People tend to think that just because they enjoy bass fishing, they are a shoe-in for a job at a fishing company. Not so fast.
The ink is barely dry on Pure Fishing's purchase of Sebile lures, but the whispers have started already: "There's too much consolidation in this industry," "They'll destroy the brand," "The little guys don't stand a chance anymore," "We need to go back to the old days in the fishing industry, when companies toughed it out, fought back instead of selling out."
I attended my first Classic in 2002, the year Jay Yelas won the event on Lay Lake by swimming a jig around shallow shoreline cover. Because it was a new experience for me, a newspaper journalist covering it for my paper's sports section, everything seemed significant. I loved seeing the anglers enter the Birmingham-Jefferson Convention Complex arena as their favorite song blared over the loudspeakers.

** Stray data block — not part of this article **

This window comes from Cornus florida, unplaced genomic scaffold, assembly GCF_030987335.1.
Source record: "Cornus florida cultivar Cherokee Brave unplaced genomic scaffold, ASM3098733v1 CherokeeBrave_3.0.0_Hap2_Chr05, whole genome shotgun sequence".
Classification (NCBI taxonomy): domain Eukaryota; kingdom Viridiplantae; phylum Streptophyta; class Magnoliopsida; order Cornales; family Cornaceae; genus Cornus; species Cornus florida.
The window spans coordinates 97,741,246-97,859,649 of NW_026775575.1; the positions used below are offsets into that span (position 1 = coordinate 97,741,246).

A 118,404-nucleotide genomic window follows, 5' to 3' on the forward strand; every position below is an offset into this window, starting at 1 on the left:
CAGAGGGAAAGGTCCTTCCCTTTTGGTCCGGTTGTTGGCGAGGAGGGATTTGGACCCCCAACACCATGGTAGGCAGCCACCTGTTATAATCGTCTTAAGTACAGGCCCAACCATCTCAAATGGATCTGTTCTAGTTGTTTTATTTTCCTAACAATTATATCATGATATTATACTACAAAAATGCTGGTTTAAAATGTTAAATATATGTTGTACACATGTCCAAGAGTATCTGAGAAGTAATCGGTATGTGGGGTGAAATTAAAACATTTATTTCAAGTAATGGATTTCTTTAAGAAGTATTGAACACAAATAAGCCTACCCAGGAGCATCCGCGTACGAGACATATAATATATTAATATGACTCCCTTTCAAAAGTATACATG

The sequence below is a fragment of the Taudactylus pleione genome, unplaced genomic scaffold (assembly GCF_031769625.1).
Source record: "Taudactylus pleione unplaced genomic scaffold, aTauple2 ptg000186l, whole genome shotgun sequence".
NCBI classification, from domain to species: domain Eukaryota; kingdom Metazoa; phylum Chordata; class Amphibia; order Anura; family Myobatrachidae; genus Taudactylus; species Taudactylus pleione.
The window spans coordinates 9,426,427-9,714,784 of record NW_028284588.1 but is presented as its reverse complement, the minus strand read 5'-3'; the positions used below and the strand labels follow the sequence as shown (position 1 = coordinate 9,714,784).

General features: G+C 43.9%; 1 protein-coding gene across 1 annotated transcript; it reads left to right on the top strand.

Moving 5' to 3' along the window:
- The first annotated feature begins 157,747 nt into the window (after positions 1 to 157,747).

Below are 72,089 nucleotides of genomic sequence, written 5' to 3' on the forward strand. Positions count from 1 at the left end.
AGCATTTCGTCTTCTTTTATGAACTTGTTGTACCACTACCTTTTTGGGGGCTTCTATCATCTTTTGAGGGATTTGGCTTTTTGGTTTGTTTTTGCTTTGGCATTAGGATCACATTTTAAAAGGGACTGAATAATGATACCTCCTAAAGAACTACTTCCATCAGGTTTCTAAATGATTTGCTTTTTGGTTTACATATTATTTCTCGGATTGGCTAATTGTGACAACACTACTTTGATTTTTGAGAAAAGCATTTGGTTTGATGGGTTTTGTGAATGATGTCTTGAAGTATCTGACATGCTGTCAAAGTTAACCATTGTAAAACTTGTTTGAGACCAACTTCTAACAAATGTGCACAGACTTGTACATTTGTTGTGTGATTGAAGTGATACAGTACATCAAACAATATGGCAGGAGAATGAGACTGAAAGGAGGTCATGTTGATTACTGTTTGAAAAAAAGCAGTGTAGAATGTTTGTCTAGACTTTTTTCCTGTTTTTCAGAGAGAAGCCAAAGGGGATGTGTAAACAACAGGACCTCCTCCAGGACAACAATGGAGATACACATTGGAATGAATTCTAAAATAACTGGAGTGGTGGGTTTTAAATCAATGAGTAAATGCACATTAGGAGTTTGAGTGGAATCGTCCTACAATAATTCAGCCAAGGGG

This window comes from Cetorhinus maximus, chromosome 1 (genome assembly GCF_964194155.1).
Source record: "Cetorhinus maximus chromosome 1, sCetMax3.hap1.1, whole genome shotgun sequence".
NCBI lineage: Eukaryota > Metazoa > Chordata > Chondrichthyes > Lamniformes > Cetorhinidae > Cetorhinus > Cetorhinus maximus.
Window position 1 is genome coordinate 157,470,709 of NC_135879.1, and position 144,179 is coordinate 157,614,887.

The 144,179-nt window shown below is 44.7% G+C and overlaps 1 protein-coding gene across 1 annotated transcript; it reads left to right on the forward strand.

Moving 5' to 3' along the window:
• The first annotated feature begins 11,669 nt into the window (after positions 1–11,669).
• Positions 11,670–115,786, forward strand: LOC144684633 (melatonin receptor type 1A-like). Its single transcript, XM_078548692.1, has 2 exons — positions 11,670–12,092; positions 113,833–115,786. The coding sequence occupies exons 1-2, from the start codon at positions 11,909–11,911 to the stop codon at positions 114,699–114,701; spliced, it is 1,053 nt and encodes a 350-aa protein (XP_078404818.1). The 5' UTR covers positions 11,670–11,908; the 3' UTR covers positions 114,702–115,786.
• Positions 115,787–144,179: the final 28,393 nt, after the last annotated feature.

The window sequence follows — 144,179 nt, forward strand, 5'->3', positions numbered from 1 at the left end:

At the Big Rock East Dealer Show last week, the mood was not so much upbeat as it was not somber, which could have been expected given the current state of the economy overall and news that consumers are still unwilling to make discretionary purchases.